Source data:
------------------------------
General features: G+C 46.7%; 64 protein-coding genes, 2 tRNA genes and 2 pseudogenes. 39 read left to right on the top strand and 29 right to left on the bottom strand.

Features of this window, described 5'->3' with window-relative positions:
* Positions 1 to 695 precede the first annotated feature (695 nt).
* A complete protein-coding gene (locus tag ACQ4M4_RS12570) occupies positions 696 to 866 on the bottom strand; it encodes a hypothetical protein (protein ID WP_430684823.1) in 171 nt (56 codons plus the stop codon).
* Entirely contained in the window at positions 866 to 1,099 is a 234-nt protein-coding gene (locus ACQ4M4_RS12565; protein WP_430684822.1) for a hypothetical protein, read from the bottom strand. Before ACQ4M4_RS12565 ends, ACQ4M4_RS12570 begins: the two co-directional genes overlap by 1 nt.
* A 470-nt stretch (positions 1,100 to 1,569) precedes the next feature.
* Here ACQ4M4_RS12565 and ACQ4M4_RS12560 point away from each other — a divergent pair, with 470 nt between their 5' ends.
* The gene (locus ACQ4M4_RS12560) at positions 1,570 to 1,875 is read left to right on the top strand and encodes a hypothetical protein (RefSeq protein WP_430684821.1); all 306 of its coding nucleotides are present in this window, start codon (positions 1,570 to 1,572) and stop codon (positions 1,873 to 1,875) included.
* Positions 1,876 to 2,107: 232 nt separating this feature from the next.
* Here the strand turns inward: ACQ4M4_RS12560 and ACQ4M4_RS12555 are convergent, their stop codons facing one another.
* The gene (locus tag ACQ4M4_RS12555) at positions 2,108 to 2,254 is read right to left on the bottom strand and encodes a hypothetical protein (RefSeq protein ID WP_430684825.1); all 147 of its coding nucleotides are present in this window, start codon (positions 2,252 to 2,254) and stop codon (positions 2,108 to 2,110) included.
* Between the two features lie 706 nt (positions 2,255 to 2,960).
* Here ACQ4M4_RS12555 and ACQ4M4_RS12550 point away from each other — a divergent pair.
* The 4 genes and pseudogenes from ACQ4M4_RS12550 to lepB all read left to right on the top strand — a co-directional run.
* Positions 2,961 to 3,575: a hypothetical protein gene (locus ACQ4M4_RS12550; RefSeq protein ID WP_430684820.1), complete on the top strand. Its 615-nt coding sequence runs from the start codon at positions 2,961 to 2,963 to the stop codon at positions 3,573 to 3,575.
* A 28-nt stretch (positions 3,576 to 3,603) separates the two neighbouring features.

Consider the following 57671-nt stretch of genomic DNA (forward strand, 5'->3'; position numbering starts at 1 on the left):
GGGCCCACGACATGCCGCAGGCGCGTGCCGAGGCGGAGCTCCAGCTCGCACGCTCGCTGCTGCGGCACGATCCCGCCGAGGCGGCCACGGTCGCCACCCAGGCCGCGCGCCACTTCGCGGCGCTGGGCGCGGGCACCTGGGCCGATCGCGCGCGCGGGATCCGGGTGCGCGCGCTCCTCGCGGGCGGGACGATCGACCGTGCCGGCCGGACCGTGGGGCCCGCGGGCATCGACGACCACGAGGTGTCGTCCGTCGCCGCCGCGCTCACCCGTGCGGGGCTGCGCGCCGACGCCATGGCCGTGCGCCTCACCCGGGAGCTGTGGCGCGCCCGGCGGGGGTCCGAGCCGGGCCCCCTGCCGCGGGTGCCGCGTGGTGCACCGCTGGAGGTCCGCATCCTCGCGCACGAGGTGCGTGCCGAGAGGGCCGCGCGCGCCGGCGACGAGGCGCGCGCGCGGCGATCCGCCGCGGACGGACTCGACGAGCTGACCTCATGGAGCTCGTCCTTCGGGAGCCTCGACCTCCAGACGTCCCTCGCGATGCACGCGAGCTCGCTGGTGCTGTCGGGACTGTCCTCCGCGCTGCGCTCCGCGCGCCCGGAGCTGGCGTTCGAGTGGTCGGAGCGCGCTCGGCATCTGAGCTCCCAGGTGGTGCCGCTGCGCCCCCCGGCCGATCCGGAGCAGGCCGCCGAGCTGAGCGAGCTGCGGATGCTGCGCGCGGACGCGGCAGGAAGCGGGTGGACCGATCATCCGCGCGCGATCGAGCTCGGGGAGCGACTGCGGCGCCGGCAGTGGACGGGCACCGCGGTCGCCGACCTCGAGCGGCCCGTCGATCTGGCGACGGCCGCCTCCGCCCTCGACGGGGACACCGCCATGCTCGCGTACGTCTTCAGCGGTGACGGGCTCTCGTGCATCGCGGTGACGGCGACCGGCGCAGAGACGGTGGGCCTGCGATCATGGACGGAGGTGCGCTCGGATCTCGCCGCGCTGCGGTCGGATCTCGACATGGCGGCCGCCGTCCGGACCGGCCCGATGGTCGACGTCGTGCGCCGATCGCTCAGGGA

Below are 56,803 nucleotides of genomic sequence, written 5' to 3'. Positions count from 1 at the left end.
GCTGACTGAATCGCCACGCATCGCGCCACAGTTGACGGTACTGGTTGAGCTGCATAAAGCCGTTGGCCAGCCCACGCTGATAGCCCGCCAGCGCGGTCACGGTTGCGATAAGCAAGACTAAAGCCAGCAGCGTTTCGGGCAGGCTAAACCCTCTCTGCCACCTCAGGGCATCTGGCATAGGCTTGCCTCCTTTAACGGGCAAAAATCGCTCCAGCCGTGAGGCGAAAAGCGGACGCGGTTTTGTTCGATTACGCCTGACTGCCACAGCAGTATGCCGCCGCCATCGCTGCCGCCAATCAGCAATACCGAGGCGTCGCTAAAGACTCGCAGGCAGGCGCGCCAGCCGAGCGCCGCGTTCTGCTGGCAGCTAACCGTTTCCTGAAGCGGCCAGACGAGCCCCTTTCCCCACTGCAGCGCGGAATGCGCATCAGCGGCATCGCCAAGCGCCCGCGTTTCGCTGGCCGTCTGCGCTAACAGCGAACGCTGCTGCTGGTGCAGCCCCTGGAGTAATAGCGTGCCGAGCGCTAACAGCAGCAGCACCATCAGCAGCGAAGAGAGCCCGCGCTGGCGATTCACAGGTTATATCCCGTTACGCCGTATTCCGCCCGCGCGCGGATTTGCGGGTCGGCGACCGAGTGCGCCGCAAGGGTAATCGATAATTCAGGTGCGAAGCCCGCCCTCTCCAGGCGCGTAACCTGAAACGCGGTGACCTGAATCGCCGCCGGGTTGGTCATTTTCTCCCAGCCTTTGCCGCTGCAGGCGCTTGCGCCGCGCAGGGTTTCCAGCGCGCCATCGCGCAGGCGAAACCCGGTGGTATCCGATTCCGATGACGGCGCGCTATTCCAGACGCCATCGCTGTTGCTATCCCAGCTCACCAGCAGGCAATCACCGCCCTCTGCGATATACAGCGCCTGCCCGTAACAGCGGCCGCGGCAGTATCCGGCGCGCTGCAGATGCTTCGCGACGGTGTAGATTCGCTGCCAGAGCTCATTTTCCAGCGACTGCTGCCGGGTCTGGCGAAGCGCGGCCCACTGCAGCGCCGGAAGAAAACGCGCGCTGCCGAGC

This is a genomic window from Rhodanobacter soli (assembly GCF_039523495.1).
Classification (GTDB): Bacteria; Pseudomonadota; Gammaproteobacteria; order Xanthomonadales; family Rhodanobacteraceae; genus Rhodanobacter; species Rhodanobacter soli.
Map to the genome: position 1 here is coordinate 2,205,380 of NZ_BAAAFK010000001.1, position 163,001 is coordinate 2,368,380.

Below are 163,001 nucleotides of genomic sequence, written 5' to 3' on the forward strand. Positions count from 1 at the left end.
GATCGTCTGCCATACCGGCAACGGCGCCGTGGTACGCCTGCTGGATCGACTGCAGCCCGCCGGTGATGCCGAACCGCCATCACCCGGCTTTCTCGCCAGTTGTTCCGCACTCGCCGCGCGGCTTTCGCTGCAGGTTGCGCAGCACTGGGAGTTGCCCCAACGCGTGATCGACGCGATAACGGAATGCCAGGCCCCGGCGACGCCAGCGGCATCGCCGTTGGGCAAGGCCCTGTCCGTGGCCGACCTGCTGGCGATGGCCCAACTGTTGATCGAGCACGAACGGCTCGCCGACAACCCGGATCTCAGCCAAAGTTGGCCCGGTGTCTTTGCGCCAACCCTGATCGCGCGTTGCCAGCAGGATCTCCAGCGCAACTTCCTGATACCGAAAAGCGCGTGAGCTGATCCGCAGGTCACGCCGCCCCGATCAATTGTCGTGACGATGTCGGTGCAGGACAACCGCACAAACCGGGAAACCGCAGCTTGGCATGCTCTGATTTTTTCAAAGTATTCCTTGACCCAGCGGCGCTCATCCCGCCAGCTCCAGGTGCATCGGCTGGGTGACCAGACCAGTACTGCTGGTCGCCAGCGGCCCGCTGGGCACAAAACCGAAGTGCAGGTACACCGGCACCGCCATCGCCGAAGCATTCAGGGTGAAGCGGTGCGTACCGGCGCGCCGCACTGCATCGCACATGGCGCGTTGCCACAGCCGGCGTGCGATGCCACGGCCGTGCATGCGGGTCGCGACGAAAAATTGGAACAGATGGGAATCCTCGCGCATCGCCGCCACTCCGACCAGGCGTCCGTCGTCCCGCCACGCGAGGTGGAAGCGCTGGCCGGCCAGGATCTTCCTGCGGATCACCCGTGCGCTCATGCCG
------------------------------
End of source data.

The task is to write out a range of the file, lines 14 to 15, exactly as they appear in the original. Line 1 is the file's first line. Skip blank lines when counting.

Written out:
* The 4 genes and pseudogenes from ACQ4M4_RS12550 to lepB all read left to right on the top strand — a co-directional run.
* Positions 2,961 to 3,575: a hypothetical protein gene (locus ACQ4M4_RS12550; RefSeq protein ID WP_430684820.1), complete on the top strand. Its 615-nt coding sequence runs from the start codon at positions 2,961 to 2,963 to the stop codon at positions 3,573 to 3,575.